But in 2013, a research scientist adapted a sensitive PCR test to detected  the presence of eyeworm eggs or their body proteins in bird feces. (rptref) As of mid 2016, that test is not commercially available. But it might be offered in the future (perhaps by  Texas Tech ) as a trial is in progress there to assess the effectiveness of a medicated quail feed in eliminating this parasite. (ref)

How Can I Eliminate Eyeworms ?

Any adult eyeworms that are visible can be gently plucked out of the bird’s eye with pointed tweezers. That is best done with the bird tightly restrained or after the eye has been anesthetized with a drop of  lidocaine 2% gel or 0.5% proparacaine (Alcaine®). Parasites that are not embedded can often be flushed out with normal saline solution drawn into a 3 ml syringe fitted with a 23-gauge needle.

Eyeworms that are deeper into the surrounding eye tissue and ducts cannot be treated that way and it is quite possible that some exist in addition to the parasites that are visible. So for all birds, a drop of ivermectin, instilled into each eye is the current treatment of choice. It is an “off label” use. That means that no agency or veterinarian takes responsibility for its safety or effectiveness. Ivermectin is sold as a 1% solution for livestock and horses. One drop of the undiluted solution is considerably too much for a 500 gram (~ 1 pound) bird. A 1% solution contains 10 mg of ivermectin/ml. In one study 0.005 mg, 0.01 mg, 0.02 mg, and 0.05 mg were all sufficient to kill all visible eyeworms in a group of chickens. (ref) Eyeworms were successfully eliminated from partridges that normally weight 202-232 grams with  0.043 mg (43 mcg) of ivermectin. That is very close to the most common dose veterinarians use for all species (except never in turtles and tortoises)  of 200 mcg/Kg. (ref)    

For good measure, that treatment should probably be repeated a week later. The purchased product should not be diluted until it is drawn into a tuberculin syringe shortly before each use. In some species and for some uses, ivermectin is given by injection or orally. It does not appear to be as effective in destroying eyeworms when given that way.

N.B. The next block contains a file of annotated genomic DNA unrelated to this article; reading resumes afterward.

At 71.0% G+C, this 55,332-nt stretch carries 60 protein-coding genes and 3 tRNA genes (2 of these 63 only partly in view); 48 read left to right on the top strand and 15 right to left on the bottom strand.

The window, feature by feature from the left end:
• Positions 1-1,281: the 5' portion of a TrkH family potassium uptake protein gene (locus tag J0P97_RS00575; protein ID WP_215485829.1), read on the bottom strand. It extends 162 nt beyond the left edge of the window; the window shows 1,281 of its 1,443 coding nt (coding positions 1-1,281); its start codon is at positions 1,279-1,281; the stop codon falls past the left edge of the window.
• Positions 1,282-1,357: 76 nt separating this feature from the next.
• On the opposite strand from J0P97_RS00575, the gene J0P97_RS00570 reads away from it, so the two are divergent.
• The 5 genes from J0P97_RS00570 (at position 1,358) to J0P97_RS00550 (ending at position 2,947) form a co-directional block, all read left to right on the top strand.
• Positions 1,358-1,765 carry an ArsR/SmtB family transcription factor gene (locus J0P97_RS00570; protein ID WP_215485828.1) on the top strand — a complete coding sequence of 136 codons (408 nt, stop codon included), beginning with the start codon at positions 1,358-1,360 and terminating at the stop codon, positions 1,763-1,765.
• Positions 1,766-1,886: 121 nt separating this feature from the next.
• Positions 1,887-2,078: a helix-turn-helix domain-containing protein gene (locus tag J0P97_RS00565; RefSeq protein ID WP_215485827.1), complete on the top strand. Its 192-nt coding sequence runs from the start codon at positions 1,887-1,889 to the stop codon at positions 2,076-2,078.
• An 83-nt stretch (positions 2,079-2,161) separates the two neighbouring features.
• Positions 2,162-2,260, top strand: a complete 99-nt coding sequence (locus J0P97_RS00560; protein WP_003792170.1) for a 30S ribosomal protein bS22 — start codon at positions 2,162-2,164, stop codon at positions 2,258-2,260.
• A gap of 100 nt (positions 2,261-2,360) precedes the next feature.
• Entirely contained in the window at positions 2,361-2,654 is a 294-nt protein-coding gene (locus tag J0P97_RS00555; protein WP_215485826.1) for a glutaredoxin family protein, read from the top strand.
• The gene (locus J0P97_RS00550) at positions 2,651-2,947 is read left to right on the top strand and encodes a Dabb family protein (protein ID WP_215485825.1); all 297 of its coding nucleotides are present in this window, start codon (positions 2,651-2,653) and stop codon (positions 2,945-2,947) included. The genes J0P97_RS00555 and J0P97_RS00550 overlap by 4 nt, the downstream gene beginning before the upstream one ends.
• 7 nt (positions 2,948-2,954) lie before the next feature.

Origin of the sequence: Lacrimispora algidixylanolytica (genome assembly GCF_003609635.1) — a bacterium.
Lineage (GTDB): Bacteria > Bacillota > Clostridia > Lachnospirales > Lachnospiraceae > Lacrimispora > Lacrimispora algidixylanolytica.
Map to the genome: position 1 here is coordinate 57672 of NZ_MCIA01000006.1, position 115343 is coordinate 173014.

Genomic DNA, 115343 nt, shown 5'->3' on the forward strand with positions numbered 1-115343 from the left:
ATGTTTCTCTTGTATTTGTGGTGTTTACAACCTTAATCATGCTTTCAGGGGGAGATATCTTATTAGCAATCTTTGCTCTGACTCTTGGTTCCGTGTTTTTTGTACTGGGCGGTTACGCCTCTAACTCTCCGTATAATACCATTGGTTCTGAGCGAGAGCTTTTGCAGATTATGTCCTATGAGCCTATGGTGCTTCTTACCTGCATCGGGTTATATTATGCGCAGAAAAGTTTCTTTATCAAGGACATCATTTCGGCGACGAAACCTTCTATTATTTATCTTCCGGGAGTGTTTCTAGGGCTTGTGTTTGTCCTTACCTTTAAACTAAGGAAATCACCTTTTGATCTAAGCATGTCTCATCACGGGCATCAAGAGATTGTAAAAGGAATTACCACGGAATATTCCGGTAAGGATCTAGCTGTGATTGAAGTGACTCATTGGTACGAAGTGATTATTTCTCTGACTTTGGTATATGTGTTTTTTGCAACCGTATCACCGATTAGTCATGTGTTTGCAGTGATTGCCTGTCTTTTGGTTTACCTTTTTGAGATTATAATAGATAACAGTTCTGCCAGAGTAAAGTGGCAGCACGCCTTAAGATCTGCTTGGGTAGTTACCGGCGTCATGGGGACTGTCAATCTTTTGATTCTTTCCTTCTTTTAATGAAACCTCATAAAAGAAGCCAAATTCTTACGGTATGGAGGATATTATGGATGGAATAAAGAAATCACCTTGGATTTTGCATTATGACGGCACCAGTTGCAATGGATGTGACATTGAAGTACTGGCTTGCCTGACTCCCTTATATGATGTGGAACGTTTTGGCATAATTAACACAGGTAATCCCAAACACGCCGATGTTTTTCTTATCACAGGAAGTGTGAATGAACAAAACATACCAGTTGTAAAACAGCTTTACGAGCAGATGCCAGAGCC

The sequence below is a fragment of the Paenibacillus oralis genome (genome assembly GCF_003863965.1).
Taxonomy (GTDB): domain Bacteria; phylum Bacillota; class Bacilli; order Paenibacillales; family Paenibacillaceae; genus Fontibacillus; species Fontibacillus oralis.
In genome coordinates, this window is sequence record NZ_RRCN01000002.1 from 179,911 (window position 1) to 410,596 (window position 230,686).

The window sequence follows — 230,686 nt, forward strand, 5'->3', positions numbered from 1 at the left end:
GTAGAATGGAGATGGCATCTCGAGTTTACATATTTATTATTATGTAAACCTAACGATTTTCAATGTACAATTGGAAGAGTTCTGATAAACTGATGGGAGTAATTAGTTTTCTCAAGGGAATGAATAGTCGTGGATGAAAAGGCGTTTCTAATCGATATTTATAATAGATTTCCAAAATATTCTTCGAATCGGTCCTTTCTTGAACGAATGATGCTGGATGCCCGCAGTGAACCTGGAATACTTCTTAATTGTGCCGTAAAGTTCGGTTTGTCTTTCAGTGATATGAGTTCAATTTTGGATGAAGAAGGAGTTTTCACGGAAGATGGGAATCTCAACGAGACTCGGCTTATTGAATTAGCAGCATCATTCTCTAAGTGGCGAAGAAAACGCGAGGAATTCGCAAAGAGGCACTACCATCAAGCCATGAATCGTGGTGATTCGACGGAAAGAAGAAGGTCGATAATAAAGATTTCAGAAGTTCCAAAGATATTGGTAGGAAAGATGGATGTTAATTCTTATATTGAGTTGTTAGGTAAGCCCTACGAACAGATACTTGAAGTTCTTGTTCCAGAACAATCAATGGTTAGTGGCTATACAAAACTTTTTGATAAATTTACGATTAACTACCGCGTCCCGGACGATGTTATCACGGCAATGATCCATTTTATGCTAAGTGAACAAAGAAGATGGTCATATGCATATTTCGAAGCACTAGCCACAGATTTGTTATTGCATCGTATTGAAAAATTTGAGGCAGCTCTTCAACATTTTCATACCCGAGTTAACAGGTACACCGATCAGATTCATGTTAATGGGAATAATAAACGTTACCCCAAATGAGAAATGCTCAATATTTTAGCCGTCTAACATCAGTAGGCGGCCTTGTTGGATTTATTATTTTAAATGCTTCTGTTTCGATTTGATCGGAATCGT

Stories circulate that some birds cannot tolerate ivermectin. We know that dogs with certain genetics and certain reptiles have that problem as well. ( read here  &  here ) There is also a report in Harrison and Harrison’s avian medicine text that 0.0064 mg of topically applied  ivermectin preparations has been toxic in finches. That author preferred the water-based horse ivermectin formula to the propylene glycol-based cattle/pig formula (ref)   In mammals (dogs, humans), ivermectin has also cause reactions when the larva of other nematode parasites were circulating in high numbers in the blood where they were too suddenly destroyed . (ref)

Oral fenbendazole (Panacur® or Panacur granules ) is probably also effective in destroying eyeworms when given mixed with the bird’s dry food at a concentration of 100 mg/Kg (100 parts per million) of diet for 7 days (ref) or 5 mg/kg body weight when given orally for five days. The drug is quite stable. It does not break down in sunlight and it is not soluble in water. So rain should not dissolve it. In the UK, it has been used to rid grouse of other nematodes. (ref)

Fenbendazole, at a considerably higher dosage was suspected of being toxic to pigeon-like birds and some other exotic birds housed at the San Diego Zoo. (ref) The drug has also caused feather abnormalities in immature birds or when given preceding a molt.

Texas Tech University has a pending FDA minor species approval request pending for a similar fenbendazole-medicated feed product to be used for eyeworm control in quail.

An over-the-counter patent medicine suggests its use for eliminating eyeworms in domesticated poultry ( VetRx Poultry Remedy™). I do not know of any studies that ever found it effective. These worms rapidly move away from things that are foreign to the eye, moving to structures like the lacrimal duct or harderian gland, frontal sinuses or the other eye for refuge. The product’s ingredients, camphor, Canada balsam, rosemary and oregano oil and alcohol could easily have that effect. 

Ivermectin is one of a class of medications called Avermectins Two others in the class, doramectin and moxydectin-containing drops (Advantage Multi® aka aka Advocate Spot On®) placed on the body – not in the eye –  will also kill eyeworms in mammals. (ref) But I have never used them in birds nor do I know of anyone who has.

If you run a bird rehabilitation center, it needs to be kept clean to minimize cockroaches. Boric acid powder, boric acid and sugar solutions and cockroach traps are suitable control method in a rehab center environment.  Sow bugs, pill bugs and earthworms can also carry other bird nematodes when they have been exposed to infected bird feces; so housing multiple injured or orphaned birds from different sources together or crowding is never a good idea.